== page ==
We’ve had our Bolt 4 days now (we got Nightfall Gray, just as in this stock image) and so far, we are loving this car! Jan drove it home from Virginia Beach, where we brought it. That was a bit over 210 miles, and we were nervous about the range, so we stopped for a couple hours at a Chevy dealership along the way to load some more electrons. We realized, though, that we could have made it if we’d gone direct, the 238 mile advertised range seems to be realistic! We drove it around town some, maybe 25 miles, and then a round trip of about 160 miles to visit my dad for his birthday. Jan let me drive it on the return trip 😎 so I have some good behind -the-wheel time, too. I’ve put together some thoughts on our experiences so far below.
GENERAL OBSERVATIONS ON THE BOLT
The Bolt is a pleasure to drive. It’s quiet, solid and handles well. With the low center of gravity, coming from 1,000 pounds of battery in a nearly 4,000 pound car, it sticks to the road in curves. The biggest knocks are that GM skimped on what we often expect in the interior of a car, finishing the car with plastic rather than wood, basic carpet instead of plush, manual rather than electric seat adjustments, and so forth. Well, yeah, it doesn’t compare to the interior of my spiffy LTZ Silverado. But it’s comfortable, functional, and they put the money in the EV parts. I’ve read that GM pays LG $8,000 for the battery in each car. The infotainment center is great, with a big 10+ inch screen with CarPlay or Android Play. This works well. We have the basic audio system in our Bolt LT, rather than the Bose in the Premier edition, but it sounds fine. There is a plethora of information about the car’s operation, personalization, and configuration. Bluetooth calling works well, with good audio. It’s not luxury, but it’s functional, comfortable (I’m 6’5″ and can easily drive, and can sit in the back seat as long as the driver seat is not all the way back) and roomy. It’s a hatchback with 60/40 split back seats, and feels spacious on the inside, a good job with design.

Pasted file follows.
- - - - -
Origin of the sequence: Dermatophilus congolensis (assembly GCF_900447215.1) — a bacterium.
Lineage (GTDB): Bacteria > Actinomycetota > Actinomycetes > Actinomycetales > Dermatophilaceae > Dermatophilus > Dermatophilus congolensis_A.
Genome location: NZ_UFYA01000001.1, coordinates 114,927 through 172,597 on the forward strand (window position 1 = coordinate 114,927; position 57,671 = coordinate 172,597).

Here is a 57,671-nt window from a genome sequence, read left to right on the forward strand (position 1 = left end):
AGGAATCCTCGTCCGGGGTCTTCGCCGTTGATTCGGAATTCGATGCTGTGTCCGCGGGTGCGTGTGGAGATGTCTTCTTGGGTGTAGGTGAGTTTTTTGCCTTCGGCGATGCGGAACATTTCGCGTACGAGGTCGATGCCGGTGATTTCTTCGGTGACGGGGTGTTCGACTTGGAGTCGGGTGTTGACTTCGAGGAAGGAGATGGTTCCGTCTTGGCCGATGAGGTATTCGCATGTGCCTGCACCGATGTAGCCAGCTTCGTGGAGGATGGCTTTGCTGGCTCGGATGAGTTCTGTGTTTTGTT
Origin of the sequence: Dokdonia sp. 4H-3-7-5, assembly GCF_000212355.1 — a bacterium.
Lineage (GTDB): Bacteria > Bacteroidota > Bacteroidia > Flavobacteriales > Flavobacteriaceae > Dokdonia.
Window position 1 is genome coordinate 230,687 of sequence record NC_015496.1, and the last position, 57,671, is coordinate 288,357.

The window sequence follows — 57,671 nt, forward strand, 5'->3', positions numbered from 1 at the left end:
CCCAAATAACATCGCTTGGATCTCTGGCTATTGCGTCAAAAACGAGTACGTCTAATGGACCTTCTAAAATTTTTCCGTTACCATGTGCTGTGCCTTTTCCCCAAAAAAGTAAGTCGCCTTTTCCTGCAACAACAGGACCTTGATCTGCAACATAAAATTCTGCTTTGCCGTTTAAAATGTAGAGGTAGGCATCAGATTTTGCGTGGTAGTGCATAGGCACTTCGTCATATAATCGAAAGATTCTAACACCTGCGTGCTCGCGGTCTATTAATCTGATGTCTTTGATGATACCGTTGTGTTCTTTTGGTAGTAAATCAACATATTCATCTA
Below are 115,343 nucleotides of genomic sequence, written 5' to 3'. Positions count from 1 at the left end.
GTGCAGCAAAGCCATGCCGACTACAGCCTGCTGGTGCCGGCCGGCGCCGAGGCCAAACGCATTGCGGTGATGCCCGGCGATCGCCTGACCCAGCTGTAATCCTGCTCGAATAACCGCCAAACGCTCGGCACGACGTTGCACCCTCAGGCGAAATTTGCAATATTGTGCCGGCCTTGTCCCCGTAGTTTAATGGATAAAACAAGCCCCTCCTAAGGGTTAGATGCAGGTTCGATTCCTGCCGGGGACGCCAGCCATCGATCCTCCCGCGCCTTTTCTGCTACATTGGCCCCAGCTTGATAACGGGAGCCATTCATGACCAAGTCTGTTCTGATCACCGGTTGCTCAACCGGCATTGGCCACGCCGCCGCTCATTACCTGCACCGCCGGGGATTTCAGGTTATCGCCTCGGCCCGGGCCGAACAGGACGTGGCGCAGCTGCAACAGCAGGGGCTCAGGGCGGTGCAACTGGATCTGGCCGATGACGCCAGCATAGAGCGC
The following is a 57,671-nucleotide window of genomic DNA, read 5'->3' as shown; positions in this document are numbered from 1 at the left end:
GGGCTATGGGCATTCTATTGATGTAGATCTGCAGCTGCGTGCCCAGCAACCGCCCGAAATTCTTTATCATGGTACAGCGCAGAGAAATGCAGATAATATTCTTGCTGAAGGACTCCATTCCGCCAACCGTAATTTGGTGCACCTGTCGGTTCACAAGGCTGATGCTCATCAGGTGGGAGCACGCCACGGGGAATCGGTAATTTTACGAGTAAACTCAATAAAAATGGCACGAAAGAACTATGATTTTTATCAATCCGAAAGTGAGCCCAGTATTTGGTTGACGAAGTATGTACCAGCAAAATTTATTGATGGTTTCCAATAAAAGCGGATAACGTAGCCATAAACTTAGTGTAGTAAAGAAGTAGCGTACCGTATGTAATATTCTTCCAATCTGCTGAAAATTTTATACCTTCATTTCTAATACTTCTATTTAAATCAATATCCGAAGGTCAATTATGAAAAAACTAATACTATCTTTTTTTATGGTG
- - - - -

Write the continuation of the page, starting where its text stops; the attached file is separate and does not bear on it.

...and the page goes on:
There a few caveats about range. Your driving and use of the car’s other systems all tap the same 60Kw battery pack. If you have a heavy foot, the Bolt will respond. It is rated at 200HP with 0-60 of 6.5 seconds. It will go if you need to pass or merge into traffic. It will also tell you, on a big display, how much energy your decisions cost you from your “tank” of latent power. EV’s (and hybrids) go further on the same power in stop and go driving than on the open road. The Bolt’s EPA rating of equivalent “MPG” is 128 city and 110 highway. We saw this effect. Also, something you might not think of, though, is that the heat (and A/C) will trim the range, by 5-10% depending on how you use it (observation and reading the documentation). The seat heaters and heated steering wheel don’t seem to have much impact. The infotainment center also draws some power, but that’s minimal. It’s the climate system that strongly impacts range. Clearly, this is only an issue if you were trying to maximize range. Range is directly proportional to the size of the battery pack.
CHARGING, STANDARDS, AND CONNECTORS